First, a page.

TLDR: https://www.amazon.com/Analysis-Design-Flight-Vehi... plus roark

Cheers

Greg Locock

New here? Try reading these, they might help FAQ731-376: Eng-Tips.com Forum Policies http://eng-tips.com/market.cfm?

### RE: Pre-FEA Hand Calculation Methodology

(OP)
Thanks Greg. I just got a soft version of Bruhn. But how do I decide that I need hand calcs at a certain location on my structure?

### RE: Pre-FEA Hand Calculation Methodology

DoodlerDaru,

You do calculations done by any method because there is something important that you do not know, but that you are able to work out somehow. Someone may have to review this afterwards?

I do calculations by hand either because the FEA cannot extract the information I want, because I don't have convenient access to FEA, or because I want a sanity check on FEA results. I run FEA because the problem is difficult to solve by hand, and because I want a sanity check on hand calculations.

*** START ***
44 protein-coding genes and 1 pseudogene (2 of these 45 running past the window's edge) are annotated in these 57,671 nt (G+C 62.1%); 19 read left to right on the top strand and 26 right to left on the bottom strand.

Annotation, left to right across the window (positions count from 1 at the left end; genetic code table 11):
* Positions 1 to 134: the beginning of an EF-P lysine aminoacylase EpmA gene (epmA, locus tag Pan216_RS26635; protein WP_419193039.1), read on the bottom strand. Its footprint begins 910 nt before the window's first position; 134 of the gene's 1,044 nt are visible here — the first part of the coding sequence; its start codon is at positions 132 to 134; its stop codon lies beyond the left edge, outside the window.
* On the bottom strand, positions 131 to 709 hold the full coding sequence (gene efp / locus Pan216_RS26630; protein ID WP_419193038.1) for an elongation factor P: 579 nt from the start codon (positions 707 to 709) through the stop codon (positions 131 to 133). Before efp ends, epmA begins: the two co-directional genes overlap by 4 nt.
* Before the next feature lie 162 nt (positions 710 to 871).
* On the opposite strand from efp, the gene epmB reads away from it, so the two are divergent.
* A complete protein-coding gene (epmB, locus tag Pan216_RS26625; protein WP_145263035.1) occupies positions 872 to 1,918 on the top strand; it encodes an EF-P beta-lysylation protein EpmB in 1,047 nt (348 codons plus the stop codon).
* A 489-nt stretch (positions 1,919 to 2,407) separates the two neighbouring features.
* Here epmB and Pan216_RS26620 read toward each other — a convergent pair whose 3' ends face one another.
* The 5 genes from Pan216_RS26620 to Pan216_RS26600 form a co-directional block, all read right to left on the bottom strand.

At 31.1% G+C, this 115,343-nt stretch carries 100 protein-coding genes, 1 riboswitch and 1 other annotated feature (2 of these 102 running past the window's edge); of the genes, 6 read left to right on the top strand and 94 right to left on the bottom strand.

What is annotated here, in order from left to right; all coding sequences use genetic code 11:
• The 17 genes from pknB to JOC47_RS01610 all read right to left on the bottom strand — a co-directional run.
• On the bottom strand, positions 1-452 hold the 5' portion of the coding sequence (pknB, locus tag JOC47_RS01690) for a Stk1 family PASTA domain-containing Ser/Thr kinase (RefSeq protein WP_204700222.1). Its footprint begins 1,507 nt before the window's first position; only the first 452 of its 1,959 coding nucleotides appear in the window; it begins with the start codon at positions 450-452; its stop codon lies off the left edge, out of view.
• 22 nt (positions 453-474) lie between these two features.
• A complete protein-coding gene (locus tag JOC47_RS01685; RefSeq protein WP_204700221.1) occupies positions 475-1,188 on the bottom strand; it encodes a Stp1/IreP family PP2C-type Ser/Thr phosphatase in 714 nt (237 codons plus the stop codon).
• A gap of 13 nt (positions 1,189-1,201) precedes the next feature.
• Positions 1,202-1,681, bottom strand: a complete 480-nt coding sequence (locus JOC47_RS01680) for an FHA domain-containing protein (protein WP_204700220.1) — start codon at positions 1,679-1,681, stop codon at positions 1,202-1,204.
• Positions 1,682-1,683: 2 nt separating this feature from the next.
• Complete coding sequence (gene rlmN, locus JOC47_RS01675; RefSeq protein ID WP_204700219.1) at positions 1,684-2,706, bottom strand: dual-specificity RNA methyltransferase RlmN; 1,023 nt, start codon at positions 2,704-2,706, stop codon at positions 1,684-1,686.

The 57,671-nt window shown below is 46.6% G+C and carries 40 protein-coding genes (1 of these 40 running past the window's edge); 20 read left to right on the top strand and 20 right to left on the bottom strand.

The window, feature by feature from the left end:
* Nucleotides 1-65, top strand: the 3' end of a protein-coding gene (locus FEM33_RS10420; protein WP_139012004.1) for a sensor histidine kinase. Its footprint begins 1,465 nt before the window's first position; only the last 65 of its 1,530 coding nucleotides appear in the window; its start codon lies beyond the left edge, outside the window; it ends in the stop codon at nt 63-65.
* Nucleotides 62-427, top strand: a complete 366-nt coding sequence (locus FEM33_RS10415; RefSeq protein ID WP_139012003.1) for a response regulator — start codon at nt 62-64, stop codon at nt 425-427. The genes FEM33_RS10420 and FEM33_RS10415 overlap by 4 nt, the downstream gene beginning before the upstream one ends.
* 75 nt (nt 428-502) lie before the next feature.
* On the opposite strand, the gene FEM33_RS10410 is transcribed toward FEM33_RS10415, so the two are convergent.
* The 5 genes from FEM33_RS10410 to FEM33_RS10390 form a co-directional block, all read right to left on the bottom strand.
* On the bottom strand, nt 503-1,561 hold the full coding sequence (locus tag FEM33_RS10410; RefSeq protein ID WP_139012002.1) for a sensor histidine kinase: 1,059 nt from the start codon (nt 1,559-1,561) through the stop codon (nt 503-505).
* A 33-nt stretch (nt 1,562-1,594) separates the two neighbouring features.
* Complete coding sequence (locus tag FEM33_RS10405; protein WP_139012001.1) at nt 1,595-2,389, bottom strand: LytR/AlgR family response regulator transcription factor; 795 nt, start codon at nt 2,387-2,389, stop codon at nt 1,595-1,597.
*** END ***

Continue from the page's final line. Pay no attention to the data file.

When you finish your calculations, what will you do with them? Do you study them, make design decisions, and relegate the calculations to a design folder? Has someone challenged the safety of your design and demanded calculations they can review? Are you justifying a design decision to management?

Perhaps there is a hand-calculation methodology that reliably produces safe results!

--
JHG

### RE: Pre-FEA Hand Calculation Methodology

(OP)
JHG, thankyou.

To elaborate further and get some clarity, I'm considering just the transition from the vessel.
How would I idealize or break down a hand calculation (since its not a standard shape) for this part for external pressure and axial loading? Is there a thought process that deems certain calculations as absolutely necessary prior to FEA?

### RE: Pre-FEA Hand Calculation Methodology

DoodlerDaru,

I am not a pressure vessels guy. If this were my problem, I would probably tell management to take it to someone who analyses pressure vessels.

How do you think your vessel will fail? Those large wall areas will buckle under the pressure at some point. Axial force on that bottom flange will fail in buckling too.

--
JHG

### RE: Pre-FEA Hand Calculation Methodology

(OP)